The highly anticipated annual results of the International Institute for Management and Development (IMD) at the international level are relentless: in terms of attractiveness, France is ranked 29th of 60 countries. Even more interesting than this seemingly high number is noting that France is still descending this scale in terms of international attractiveness:
– Regarding France’s overall competitiveness, it has gone from 25th place in 2008 to 29th in 2012
– On economic performance, from 13th place in 2008 to 22nd place in 2012
– Concerning commercial effectiveness , it has dropped from 35th to 45th place
Avoiding the typical French flaw of being too self-degrading, other of France’s counter performances are recognized in the IMD report: 59th place for fiscal policy, 25th place in business legislation, and finally 59th concerning the values and attitudes of the French.
The best French results come from the level of pricing (12th place), the social environment, the efficiency and productivity (18th place) and infrastructure (9th place).
Likewise at the European level, the 2011 Ernst & Young Attractiveness Barometer reported decline regarding France’s competitiveness, yielding its second place standing to Germany, after England, concerning the attractiveness of European countries.
This barometer gives us very specific information onFrance’s strengths and weakness for foreign investors. The descent to the next level would explain more by the more competitive strategies used to enhance German and English competitiveness than by the weakness ofFrance. That’s to say thatFranceis still not playing its role in globalization.
Despite its prime geographical location in Europe, being home to many leading companies in strategic sectors, and possessing an internationally renowned educational system and high quality infrastructure, France’s historical assets wouldn’t be more convincing abroad.
France’s poor 59th IMD ranking confirms that France’s main problem is cultural. The French would have trouble seeing globalization as a positive opportunity.
Another large disappointment was in 2011 when France attracted only 23 establishments from BRIC countries, while Germany attracted 69.
But there is good news to be taken from this study: France occupies the first place ranking in Europe for industrial establishments.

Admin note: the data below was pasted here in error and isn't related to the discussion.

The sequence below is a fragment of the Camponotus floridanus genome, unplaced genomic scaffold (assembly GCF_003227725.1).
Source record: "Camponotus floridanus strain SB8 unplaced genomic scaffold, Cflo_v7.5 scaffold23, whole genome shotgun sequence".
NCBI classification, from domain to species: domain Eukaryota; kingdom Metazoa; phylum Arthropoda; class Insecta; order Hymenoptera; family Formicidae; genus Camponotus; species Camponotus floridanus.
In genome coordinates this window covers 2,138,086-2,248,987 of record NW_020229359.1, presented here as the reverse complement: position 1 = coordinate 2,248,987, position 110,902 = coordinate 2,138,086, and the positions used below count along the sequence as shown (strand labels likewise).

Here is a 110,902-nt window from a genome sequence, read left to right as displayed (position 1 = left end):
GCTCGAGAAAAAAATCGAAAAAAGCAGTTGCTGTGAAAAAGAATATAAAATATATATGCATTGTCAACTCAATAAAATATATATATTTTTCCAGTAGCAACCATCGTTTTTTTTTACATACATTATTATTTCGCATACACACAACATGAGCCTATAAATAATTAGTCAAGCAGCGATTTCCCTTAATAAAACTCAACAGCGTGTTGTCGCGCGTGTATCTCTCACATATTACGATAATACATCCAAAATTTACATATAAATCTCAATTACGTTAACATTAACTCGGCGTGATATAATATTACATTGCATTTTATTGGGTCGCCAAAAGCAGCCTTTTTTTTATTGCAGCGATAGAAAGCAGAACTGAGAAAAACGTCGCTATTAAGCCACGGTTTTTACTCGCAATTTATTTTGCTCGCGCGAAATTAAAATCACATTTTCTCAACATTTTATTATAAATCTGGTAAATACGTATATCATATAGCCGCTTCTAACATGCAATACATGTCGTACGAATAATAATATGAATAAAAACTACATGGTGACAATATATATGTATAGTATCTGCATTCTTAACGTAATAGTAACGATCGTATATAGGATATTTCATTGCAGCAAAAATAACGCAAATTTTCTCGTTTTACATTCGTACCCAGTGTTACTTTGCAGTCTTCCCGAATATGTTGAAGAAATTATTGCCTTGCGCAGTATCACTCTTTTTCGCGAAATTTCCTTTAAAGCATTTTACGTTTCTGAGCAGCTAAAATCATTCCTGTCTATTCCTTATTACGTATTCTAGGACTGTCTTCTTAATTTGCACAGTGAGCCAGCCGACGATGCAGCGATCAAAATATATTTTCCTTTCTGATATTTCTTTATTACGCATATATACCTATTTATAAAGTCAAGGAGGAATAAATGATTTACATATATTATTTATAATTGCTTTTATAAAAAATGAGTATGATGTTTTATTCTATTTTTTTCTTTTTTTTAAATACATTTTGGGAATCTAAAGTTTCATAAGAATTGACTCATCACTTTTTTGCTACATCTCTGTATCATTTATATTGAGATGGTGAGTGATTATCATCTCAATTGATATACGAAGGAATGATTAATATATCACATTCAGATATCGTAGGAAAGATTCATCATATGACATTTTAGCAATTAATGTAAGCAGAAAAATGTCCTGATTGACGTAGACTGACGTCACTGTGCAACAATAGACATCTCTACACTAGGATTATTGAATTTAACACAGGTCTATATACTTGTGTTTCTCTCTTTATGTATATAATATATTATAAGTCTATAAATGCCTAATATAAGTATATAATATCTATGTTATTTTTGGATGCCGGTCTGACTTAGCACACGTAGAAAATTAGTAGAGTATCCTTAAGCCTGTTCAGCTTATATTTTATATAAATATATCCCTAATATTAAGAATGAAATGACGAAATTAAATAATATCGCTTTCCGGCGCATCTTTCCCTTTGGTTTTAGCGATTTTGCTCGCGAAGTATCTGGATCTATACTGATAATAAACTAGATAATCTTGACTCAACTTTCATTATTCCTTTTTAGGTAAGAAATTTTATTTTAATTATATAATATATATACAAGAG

And yet for the BRIC, when it comes toFrance, the first things that come to mind are the French stereotypes: art, luxury, and gastronomy. It knows less of its current, more realistic assets especially in industry.
In order to compete with these new country investors who are just as worthy of seduction as any, France should make better use of its strategic sectors, return SMEs to the center of its economic development and see new investments as a window to opportunity rather than unfair domination.
The SMEs and large multinational companies that were surveyed, mention the following improvements that will enhance France’s competitiveness: more support for research and innovation (56%), improvement of the economic and business environment (54%), and better international sustenance (46%).
Like a company, France must set itself apart from the others and play the “nation branding” card to promote itself. This would be made possible by the creation of a business friendly environment and legal and fiscal marketing.
It is true that the rate of corporation tax in France is the third highest in the world after Japan and the United States, but other contributing factors to the total taxation are often overlooked by international rankings, especially ground rules more favorable inFrance, tax credits, and the level of TVA which remained at a 19.6% average.
In addition, certain investors consider the cost of work and the lack of flexibility of the business environment to be the main hindrances to their attractiveness. Yet, this lack of flexibility has kept us, at least for a time, from a rapidly growing unemployment rate when the 2008 crisis struck. There exists a vivid memory of a foreign enterprise based in France, which took advantage of the crisis to obtain market shares during the height of the crisis, stabilizing its work force. At the same time, other companies abroad were seeing decreases in numbers and activity.
These figures and data must be studied in depth compared with those of other countries in order to fully understand in which areas we are losing in terms of competitiveness at a European and at global levels. What needs to be taken from these evaluations is that this downturn is not to be considered as inevitable. The evaluated studies show that France’s strengths are just waiting to be valued in the respects of foreign investors as well as in ourselves.
Written by Cecile Dekeuwer (firstname.lastname@example.org )
Translated by Marisa Delchert